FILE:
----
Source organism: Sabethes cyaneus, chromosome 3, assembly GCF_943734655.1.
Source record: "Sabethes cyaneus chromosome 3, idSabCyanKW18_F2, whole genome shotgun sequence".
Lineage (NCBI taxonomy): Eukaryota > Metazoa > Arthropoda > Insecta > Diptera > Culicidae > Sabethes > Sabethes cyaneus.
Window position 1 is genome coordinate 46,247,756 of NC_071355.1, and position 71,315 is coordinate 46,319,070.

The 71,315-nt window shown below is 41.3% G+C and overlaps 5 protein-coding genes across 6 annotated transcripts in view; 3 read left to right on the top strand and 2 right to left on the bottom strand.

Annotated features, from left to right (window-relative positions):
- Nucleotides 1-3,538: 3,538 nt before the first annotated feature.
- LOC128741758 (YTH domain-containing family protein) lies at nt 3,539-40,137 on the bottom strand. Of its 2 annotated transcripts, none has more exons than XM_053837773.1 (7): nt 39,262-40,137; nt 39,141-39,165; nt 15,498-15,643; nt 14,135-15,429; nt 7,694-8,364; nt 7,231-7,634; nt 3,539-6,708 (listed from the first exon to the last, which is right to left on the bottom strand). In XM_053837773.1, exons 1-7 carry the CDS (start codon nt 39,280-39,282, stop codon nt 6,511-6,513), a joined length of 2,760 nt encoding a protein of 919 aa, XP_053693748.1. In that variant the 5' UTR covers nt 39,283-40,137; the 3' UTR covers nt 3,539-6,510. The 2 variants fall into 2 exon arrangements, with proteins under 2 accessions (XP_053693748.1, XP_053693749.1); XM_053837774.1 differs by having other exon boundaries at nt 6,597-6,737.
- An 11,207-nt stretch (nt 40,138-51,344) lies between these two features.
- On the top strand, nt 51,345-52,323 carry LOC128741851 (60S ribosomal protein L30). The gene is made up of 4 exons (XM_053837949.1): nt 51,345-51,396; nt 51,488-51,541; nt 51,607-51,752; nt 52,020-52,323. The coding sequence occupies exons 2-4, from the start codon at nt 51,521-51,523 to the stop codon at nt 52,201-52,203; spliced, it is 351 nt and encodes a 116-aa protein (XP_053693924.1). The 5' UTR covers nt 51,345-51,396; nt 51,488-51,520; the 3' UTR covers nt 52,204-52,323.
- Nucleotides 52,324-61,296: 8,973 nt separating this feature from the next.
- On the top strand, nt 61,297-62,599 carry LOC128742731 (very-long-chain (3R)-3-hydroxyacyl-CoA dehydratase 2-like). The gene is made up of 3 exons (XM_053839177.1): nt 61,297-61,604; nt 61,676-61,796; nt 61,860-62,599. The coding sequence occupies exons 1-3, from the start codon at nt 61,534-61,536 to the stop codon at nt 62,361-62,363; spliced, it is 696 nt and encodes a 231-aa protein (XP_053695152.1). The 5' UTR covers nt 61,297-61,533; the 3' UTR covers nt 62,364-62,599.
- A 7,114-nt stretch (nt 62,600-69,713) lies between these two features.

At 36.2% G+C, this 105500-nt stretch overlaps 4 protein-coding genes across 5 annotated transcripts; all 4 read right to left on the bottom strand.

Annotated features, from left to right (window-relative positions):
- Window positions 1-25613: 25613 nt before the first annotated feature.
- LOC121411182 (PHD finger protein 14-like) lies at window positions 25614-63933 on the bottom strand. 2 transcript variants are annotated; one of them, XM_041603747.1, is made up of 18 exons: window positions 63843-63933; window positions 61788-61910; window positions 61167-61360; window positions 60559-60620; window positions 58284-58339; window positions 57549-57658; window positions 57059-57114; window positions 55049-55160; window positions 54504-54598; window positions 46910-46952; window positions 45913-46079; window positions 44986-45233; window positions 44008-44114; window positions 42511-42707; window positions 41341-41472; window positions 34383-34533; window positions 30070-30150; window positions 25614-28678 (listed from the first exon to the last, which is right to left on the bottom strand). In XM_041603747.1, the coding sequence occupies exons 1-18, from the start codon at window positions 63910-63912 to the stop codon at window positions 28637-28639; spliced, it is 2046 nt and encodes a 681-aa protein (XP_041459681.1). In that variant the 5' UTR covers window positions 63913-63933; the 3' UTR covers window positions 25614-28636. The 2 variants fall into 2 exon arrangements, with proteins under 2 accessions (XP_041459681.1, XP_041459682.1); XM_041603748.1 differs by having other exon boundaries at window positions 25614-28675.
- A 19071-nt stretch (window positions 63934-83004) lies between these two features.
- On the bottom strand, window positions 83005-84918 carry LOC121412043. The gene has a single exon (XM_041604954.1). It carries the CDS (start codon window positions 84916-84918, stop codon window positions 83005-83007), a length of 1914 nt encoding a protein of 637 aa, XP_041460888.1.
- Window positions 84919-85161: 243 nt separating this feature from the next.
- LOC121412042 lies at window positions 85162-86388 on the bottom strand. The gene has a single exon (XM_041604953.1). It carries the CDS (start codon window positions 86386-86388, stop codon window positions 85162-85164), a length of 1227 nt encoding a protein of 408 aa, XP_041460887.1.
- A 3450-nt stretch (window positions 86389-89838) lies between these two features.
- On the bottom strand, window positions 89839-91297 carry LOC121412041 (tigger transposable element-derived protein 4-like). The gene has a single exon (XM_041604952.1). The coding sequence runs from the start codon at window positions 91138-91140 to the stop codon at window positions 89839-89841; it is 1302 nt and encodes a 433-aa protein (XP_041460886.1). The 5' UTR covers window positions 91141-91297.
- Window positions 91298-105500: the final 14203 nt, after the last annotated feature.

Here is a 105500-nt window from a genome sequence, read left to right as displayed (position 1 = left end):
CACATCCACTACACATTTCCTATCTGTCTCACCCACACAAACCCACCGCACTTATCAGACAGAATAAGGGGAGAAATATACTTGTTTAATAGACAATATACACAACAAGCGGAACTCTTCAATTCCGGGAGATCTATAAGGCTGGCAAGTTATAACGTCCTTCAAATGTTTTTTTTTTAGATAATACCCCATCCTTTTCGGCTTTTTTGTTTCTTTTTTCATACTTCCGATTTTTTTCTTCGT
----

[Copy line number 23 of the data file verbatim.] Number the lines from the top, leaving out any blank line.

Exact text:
- On the bottom strand, window positions 89839-91297 carry LOC121412041 (tigger transposable element-derived protein 4-like). The gene has a single exon (XM_041604952.1). The coding sequence runs from the start codon at window positions 91138-91140 to the stop codon at window positions 89839-89841; it is 1302 nt and encodes a 433-aa protein (XP_041460886.1). The 5' UTR covers window positions 91141-91297.